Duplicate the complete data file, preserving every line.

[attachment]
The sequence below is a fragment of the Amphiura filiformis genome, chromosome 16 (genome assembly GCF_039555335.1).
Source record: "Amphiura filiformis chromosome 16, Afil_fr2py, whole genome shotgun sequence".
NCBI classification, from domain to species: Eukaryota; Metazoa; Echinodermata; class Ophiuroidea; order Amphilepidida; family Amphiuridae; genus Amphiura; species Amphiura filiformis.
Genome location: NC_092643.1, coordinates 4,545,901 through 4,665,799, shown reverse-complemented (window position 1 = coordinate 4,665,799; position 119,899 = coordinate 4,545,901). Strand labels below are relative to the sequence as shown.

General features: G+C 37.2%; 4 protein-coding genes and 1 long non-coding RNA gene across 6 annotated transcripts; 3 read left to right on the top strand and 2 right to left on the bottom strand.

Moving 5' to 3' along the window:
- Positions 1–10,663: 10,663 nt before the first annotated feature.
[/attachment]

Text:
The sequence below is a fragment of the Amphiura filiformis genome, chromosome 16 (genome assembly GCF_039555335.1).
Source record: "Amphiura filiformis chromosome 16, Afil_fr2py, whole genome shotgun sequence".
NCBI classification, from domain to species: Eukaryota; Metazoa; Echinodermata; class Ophiuroidea; order Amphilepidida; family Amphiuridae; genus Amphiura; species Amphiura filiformis.
Genome location: NC_092643.1, coordinates 4,545,901 through 4,665,799, shown reverse-complemented (window position 1 = coordinate 4,665,799; position 119,899 = coordinate 4,545,901). Strand labels below are relative to the sequence as shown.

General features: G+C 37.2%; 4 protein-coding genes and 1 long non-coding RNA gene across 6 annotated transcripts; 3 read left to right on the top strand and 2 right to left on the bottom strand.

Moving 5' to 3' along the window:
- Positions 1–10,663: 10,663 nt before the first annotated feature.